I don’t wear much make-up anymore. Along about eleventh grade, I realized I was no good at applying it. Three shades of eyeshadow were really more than I could handle, and blush was just never going to look right on a really pale girl with freckles. Later, I developed allergies to everything and didn’t wear lipstick for years because it’s just about impossible to find lipstick without soy in it.

In several of the books I’ve read recently about managing your time as a writer, the authors talk about time wasters. One of the things readers are encouraged to do is trim their beauty routines. Because, really, does your computer care? Mine is already pretty short, and this is in no way an attack on make-up. Used well, as a tool and not as a master, make-up can be a good thing. I get dressed and put on shoes and do my hair and make-up (almost) every day even if I’m not leaving the house because it makes me feel more professional and energetic. It makes me feel like I have it together, even if I don’t.

Tuesday’s Make-up-Free Book Club was almost an accident. I didn’t feel well and slept late on Tuesday morning, I was already behind from Monday, and by the time I woke up, I just wanted to get to work, so I threw on clothes, ate breakfast, and did. Somehow, despite still not feeling well, I managed to get everything on Monday’s and Tuesday’s extra-long to-do lists done. I kept meaning to do my hair and make-up, but I didn’t have time. By 4:00 in the afternoon, it seemed like a bit of a waste.

I considered skipping book club. If I wanted to finish that day’s tasks, then the choice was between going sans make-up or not going at all. I got a little twinge of bravery, and it helped that I was feeling reasonably confident and that I’d gotten used to seeing my own reflection without make-up all day. Also, my hair was not doing anything too crazy. Also, I realized I don’t want my daughter to get the idea that women can’t/shouldn’t/don’t go out in public without make-up ever. I want her to see it as a tool and not as a master, which means changing my own habits because children are always watching, always internalizing the rules that aren’t really rules because someone made them up and they can be unmade up. I don’t want her thinking she’ll reach an age at which she’ll always need to adjust her face before showing it to the world.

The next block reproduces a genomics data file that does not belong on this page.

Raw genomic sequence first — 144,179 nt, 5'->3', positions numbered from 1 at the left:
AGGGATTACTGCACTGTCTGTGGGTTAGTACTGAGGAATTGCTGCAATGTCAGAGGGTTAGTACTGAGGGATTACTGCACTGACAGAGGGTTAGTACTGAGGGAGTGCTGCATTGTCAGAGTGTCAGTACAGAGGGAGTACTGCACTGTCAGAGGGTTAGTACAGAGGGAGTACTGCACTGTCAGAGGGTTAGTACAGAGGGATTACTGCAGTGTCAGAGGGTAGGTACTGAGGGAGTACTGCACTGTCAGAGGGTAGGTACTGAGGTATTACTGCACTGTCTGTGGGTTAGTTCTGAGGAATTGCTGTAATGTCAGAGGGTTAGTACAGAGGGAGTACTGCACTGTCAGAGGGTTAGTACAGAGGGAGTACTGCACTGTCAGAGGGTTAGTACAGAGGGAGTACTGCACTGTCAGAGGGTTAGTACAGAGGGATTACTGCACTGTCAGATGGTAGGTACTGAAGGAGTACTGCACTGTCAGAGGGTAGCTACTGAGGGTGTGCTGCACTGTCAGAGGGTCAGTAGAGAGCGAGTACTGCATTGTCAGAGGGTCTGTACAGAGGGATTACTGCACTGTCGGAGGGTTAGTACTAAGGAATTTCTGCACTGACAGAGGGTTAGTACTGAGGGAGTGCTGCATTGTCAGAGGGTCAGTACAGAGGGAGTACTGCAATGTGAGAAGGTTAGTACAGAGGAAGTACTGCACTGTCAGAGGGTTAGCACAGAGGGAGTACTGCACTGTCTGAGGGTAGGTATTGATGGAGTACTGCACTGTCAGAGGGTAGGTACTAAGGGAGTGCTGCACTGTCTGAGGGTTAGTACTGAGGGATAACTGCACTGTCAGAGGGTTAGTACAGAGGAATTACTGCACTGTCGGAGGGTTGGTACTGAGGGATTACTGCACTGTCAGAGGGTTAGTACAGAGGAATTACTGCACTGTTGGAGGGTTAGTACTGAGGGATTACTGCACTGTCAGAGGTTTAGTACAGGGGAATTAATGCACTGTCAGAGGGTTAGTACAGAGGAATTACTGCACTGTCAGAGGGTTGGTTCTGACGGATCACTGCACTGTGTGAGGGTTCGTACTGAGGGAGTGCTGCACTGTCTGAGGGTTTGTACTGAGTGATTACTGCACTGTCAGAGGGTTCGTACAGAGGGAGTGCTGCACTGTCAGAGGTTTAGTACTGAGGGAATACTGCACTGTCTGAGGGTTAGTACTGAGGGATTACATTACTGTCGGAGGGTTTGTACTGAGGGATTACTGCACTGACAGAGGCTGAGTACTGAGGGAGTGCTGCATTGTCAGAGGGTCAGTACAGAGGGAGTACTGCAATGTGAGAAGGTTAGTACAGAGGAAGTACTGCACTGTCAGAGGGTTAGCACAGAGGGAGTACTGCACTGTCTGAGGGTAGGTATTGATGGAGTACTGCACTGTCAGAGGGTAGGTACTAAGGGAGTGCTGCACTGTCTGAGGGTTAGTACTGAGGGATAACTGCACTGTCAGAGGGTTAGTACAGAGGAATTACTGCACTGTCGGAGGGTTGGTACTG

I decided the issue was really whether the book club wanted to look at my face or hear my thoughts. I don’t think anyone even noticed a difference.

I asked Stephen when we got home if he’d noticed that I didn’t wear make-up.

“I never notice if you wear make-up or not,” he said. “I don’t really notice much about your appearance. I always just see you.”